The first part of this series covered some of the ways analysts can use context to build custom rules in Exabeam. Teaching Exabeam to recognize network zones and asset groups enables security professionals to cluster similar behaviors together, making it easier to investigate suspicious activity.
However, there is much more you can do to get more out of Exabeam. Enhancing and enriching the data the SIEM ingests can make it much easier for analysts to keep track of their most valuable data sources.
Use Context to Craft Custom Rules That Improve Exabeam Performance: Part 1
Exabeam' centralized logging, advanced search, cloud storage, and reporting solution provides analysts with dashboard data that is vital to custom rulemaking.
For example, one of the chart views available on Data Lake' Dashboard view is called "Trend of Log Volume on an Hourly Basis". This chart shows the amount of log data ingested by Exabeam on an hourly basis and separates those logs by their source.
This chart view makes it easy to immediately determine which sources generate the most data. Some data sources will be significantly higher in volume, and possibly in value as well. The goal here is to be sure that context data is accurately mapped against all the data Exabeam ingests.
Some of the data categories that Exabeam users are used to seeing include User, Source, Destination, Action, and Outcome. The Action Detail category often goes underutilized in comparison because gleaning insight from it requires more context. However, if Exabeam already knows how to distinguish between network zones and asset groups, making connections between Action Details and specific assets becomes possible.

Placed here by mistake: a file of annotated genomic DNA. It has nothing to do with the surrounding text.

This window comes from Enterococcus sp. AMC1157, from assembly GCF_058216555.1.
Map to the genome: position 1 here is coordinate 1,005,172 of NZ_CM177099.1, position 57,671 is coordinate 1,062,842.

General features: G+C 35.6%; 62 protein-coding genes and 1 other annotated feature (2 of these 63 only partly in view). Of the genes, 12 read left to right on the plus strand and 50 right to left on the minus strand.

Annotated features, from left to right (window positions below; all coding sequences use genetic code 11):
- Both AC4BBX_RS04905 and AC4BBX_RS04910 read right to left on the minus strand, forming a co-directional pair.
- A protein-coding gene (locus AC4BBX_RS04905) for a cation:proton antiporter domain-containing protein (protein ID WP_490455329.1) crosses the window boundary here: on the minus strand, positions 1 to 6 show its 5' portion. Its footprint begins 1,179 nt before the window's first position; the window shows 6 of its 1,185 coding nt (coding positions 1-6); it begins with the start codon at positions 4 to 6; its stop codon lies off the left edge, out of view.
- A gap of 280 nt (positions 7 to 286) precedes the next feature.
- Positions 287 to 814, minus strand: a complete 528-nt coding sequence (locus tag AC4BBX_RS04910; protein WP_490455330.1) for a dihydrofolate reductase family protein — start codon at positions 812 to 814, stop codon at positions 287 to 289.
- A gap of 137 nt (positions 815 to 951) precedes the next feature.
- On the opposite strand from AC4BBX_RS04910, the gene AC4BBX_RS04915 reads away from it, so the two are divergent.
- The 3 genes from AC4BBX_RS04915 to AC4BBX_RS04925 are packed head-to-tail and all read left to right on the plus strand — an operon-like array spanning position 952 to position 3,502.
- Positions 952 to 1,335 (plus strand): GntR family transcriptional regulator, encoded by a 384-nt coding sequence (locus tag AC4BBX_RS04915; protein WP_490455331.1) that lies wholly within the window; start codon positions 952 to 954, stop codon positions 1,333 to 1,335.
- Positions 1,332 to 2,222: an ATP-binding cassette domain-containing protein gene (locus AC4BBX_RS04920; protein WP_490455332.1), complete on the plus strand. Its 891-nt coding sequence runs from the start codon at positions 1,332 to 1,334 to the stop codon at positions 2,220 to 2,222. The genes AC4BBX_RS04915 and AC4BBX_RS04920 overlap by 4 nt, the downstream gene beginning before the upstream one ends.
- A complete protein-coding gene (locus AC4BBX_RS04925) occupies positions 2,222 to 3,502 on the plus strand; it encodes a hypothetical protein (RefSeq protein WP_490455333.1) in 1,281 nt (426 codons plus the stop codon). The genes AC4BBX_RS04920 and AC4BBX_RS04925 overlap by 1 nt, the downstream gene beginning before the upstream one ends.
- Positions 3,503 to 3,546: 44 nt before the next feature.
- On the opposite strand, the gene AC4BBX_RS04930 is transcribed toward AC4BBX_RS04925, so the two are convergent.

This gives analysts a great degree of visibility into the context surrounding any particular action. Instead of just seeing that a user failed a login, Exabeam can provide information about that user' identity, their role in the organization, and the devices they use. Now, analysts can easily compare that data against the log context and determine whether the activity is suspicious or not.
These additional elements of contextual data enable Exabeam users to build custom rules that rely on context.
Including titles, roles, and other contextual data in Exabeam Data Lake makes those data categories available when crafting custom rules and search queries. This makes it possible for analysts to quickly find data that corresponds to real-world elements of the organization' business structure, not just isolated parts of its IT environment.
Providing Exabeam Data Lake with contextual data makes it easy for analysts to interpret and communicate the results of investigations. With the wider contextual scope that enriched data provides, analysts can answer more complex questions about the events they are investigating.
In Exabeam Data Lake' Visualize tab, users can quickly generate charts and graphics to show log data trends. For example, an analyst may spin up a pie chart showing accounts whose activities correspond to the Active Directory Event ID #4726: Delete User Account
For an event like this, it' important to be able to differentiate between whose account is getting deleted and who is doing the deleting. Exabeam' data visualization engine can use contextual data to separate deleted users from administrator accounts responsible for the deletions.
This does more than streamline analysts' investigations. It also makes it much easier for analysts to communicate their findings to their colleagues, partners, and supervisors.
Castra continuously works on improving its custom rulemaking capabilities and creating high-quality visualizations to represent its analysts' findings. We provide our customers and partners with a wide range of readymade custom rule sets and can build new ones to meet unmet security demands when needed.
In the next post of this series, we'll dive deeper into Data Lake analytics and show how security professionals can use parsing to efficiently map log data values to the appropriate fields in Exabeam.